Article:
It was a typical Tuesday here at Gun Abuse Central. An email in my inbox announced, “Patrick, overnight package arriving tomorrow. Need feature ASAP.”
The box that arrived was plain, but inside were a pair of Ruger boxes. When I opened the first one, my reaction was, “Another SR? What now?” Considering the possibility that Ruger had done something just a bit odd, like chambering it in .357 SIG or .45 GAP, I dropped the magazine out of it as part of my “check and unload” routine. As I was holding the mag, my coffee-starved brain noticed that the magazine was not shaped like the 9mm and .40 I already have here. I turned the pistol over to see the model name: SR45. Wait a minute, this can’t be. The frame doesn’t feel any bigger than my 9 does. What trickery is this?
Well, it isn’t trickery but engineering, and unless you fondle one model and then the other, you won’t notice the difference between a 9mm, a .40 and a .45. And I’m not sure if you picked one up at random when blindfolded you could tell which was which. That’s how slim Ruger managed to make the new SR45.
The .45 has the replaceable backstrap, thumb safety, husky external extractor and loaded-chamber indicator that the smaller brothers have. The same polymer frame with an accessory rail up front and the same striker-fired system inside the slide with adjustable sights on top. Proportionally, they are the same, and if you saw one in the gun shop display case, you might not be able to tell one from the other unless the caliber-marked side is up.
However, while the 9mm and 40 .SRs each have barrels a fraction over four inches (4.14 inches, according to the book specs and my dial caliper), the .45 ACP has a barrel of 41/2 inches in length. Not because the .45 ACP needs that much to get bullets up to speed, but that happens to be the barrel length that balances well in .45 ACP configuration. Similarly, the .45 is a quarter-inch taller, at 53/4 inches. That’s necessary to get that 10th round into a flush magazine.
In width, however, the book specs are the same, at 1.27 inches. That is the width to the widest parts that stick out, namely the thumb safety. The 9mm and 40 are both thinner than that where your thumb rests, being under an inch, while the .45 is just a smidge larger, but not much. Complaining that the .45 is thicker there is like complaining that a supermodel is a size four instead of a size two.
The trigger? It’s the expected little-bit-gritty because it’s a new gun, but it started to clean up with a bit of dry-firing.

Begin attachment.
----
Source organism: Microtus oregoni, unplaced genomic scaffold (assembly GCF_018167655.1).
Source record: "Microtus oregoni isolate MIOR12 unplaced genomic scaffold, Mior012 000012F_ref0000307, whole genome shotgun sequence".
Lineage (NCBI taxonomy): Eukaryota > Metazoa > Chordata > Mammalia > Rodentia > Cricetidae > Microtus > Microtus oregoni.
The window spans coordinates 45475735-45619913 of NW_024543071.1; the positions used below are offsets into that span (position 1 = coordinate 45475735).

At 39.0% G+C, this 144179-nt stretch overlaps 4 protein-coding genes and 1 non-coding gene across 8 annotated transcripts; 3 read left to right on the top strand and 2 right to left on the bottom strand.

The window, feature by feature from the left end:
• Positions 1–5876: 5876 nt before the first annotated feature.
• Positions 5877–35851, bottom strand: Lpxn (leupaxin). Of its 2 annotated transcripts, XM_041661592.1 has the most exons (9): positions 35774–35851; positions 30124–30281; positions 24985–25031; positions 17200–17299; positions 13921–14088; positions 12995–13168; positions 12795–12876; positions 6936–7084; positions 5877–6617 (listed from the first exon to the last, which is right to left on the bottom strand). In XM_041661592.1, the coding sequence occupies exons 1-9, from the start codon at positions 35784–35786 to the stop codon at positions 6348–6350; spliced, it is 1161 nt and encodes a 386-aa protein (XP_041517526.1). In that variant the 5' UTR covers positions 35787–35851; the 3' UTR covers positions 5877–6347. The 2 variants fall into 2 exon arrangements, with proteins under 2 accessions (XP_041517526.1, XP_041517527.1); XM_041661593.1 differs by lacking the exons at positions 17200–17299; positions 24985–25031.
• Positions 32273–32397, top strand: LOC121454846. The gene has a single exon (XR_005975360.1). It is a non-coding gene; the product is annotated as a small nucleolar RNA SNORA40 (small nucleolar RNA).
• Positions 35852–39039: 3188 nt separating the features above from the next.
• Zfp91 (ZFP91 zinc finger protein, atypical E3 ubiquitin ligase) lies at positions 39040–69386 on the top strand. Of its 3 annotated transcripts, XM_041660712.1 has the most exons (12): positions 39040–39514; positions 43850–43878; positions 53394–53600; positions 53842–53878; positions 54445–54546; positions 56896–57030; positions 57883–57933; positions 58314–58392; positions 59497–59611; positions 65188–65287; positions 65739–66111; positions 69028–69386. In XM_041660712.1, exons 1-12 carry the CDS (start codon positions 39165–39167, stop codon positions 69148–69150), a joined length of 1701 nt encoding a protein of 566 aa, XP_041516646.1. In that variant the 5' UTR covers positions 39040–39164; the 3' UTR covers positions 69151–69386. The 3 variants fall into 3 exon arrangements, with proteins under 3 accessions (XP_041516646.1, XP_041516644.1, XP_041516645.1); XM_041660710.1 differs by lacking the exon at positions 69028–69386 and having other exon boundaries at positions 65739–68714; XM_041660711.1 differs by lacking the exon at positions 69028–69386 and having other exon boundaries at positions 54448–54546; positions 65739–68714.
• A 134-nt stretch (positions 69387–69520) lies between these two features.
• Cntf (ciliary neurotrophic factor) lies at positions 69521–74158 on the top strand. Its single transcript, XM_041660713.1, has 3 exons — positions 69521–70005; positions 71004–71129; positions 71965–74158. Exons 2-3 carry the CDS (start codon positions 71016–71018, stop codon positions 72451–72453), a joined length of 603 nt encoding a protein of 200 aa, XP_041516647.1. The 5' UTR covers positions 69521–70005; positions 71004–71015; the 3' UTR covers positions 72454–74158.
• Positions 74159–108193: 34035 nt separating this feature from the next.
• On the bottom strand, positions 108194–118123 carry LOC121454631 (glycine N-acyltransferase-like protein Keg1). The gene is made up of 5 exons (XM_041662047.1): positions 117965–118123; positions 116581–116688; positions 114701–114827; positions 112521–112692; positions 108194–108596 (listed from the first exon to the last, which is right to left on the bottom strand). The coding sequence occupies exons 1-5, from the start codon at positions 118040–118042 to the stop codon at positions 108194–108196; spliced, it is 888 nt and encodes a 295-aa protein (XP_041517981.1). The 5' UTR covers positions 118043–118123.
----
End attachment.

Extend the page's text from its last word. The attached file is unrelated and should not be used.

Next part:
The magazine is a double-stack tapering to a single feed point, with a sharp taper to it. I had expected the taper to be more gradual, as I’ve seen in earlier versions of 10-shot .45 pistols. But Ruger engineers have figured a way to make the SR45 magazine double-stack almost all the way up and not make the gun feel like some porky bullet hose that you have to accommodate your hand to. In talking with Ruger, the magazine, while looking familiar, is not an adaptation of a design from some other model. It is all new for the SR45, and Ruger made sure it worked 100 percent before letting it see the light of day.
This is something I think needs emphasis. Most double-stack .45s are portly and end up wide in the beam, a bit difficult to get your hands around. Now, if Ruger had been determined to make the SR45 hold as many bullets as possible, I’m sure they could have made the SR45 fat. But they settled for slim and 10 shots in the magazines. And I can easily imagine that the makers of aftermarket magazine pads will be upping the count, making plus-two and plus-four baseplate extensions.
While this one is in brushed stainless trim, the SR45 is also available in a nitride stainless version. And as with all Ruger SR models, the slide and barrel are through-hardened and the barrel is rifled in the customary Ruger manner and will not have any problems with lead bullets.
The Other .45
In all the excitement and glee at looking over the new SR45, I had almost forgotten about the other Ruger box in the carton. So, after sorting through the ammo stack and finding the ones I wanted to test in the SR45, I opened the next box. Oh my.
There, in a zippered Ruger rug, was a stainless SR1911, Commander-size. The frame simply reads “SR1911,” but the spec sheet lists it as the SR1911CMD. The frame, slide and barrel are stainless, while the other parts are blued steel. The grip safety is highly upswept and sculpted on either side to allow your hand to ride as high as humanly possible. The thumb safety is low profile but more than big enough to use at speed or under stress. The mainspring housing is flat, checkered, steel and properly fitted. The slide stop is classic, unchanged from what has worked for a century.
The sights are Novak three dot, and there was a detail I noticed on the front blade that took me back in time. It has been customary for decades to finish a front blade so it is flush with the slide on the front and project rearward past the dovetail. When I was fitting Novaks back in the 1980s, I’d trim the blade so it did not go backward past the dovetail. And so this one is fitted, too. I’d like to think I had some influence there, but probably not. And Ruger went one better. The front blade, while full width at the face, is narrowed forward of that, so as to provide the clearest possible sight picture.